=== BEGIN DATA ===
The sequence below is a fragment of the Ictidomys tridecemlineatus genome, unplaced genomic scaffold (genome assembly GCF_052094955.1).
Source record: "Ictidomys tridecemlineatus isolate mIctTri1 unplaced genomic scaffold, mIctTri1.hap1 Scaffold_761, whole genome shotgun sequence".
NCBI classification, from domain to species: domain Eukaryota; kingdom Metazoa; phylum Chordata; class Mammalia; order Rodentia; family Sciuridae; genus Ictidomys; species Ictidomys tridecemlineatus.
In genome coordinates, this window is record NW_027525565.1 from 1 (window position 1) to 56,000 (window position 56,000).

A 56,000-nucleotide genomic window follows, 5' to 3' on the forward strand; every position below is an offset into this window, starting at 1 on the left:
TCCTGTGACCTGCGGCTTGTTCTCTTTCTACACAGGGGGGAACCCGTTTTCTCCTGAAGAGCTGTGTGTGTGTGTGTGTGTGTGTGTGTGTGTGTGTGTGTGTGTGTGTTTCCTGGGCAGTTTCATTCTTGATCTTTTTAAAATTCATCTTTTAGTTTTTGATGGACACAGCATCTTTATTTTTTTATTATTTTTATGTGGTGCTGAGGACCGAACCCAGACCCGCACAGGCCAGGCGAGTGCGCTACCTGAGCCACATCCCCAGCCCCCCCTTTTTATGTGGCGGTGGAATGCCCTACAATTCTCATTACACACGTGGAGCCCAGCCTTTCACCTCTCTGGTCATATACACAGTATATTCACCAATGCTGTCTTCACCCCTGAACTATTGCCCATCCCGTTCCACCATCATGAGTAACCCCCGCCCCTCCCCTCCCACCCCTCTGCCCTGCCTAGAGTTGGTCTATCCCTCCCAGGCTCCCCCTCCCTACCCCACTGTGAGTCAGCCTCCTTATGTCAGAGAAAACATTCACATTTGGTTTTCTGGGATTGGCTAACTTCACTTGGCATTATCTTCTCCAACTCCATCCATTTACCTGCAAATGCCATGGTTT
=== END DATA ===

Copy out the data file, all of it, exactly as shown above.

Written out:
The sequence below is a fragment of the Ictidomys tridecemlineatus genome, unplaced genomic scaffold (genome assembly GCF_052094955.1).
Source record: "Ictidomys tridecemlineatus isolate mIctTri1 unplaced genomic scaffold, mIctTri1.hap1 Scaffold_761, whole genome shotgun sequence".
NCBI classification, from domain to species: domain Eukaryota; kingdom Metazoa; phylum Chordata; class Mammalia; order Rodentia; family Sciuridae; genus Ictidomys; species Ictidomys tridecemlineatus.
In genome coordinates, this window is record NW_027525565.1 from 1 (window position 1) to 56,000 (window position 56,000).

A 56,000-nucleotide genomic window follows, 5' to 3' on the forward strand; every position below is an offset into this window, starting at 1 on the left:
TCCTGTGACCTGCGGCTTGTTCTCTTTCTACACAGGGGGGAACCCGTTTTCTCCTGAAGAGCTGTGTGTGTGTGTGTGTGTGTGTGTGTGTGTGTGTGTGTGTGTGTGTTTCCTGGGCAGTTTCATTCTTGATCTTTTTAAAATTCATCTTTTAGTTTTTGATGGACACAGCATCTTTATTTTTTTATTATTTTTATGTGGTGCTGAGGACCGAACCCAGACCCGCACAGGCCAGGCGAGTGCGCTACCTGAGCCACATCCCCAGCCCCCCCTTTTTATGTGGCGGTGGAATGCCCTACAATTCTCATTACACACGTGGAGCCCAGCCTTTCACCTCTCTGGTCATATACACAGTATATTCACCAATGCTGTCTTCACCCCTGAACTATTGCCCATCCCGTTCCACCATCATGAGTAACCCCCGCCCCTCCCCTCCCACCCCTCTGCCCTGCCTAGAGTTGGTCTATCCCTCCCAGGCTCCCCCTCCCTACCCCACTGTGAGTCAGCCTCCTTATGTCAGAGAAAACATTCACATTTGGTTTTCTGGGATTGGCTAACTTCACTTGGCATTATCTTCTCCAACTCCATCCATTTACCTGCAAATGCCATGGTTT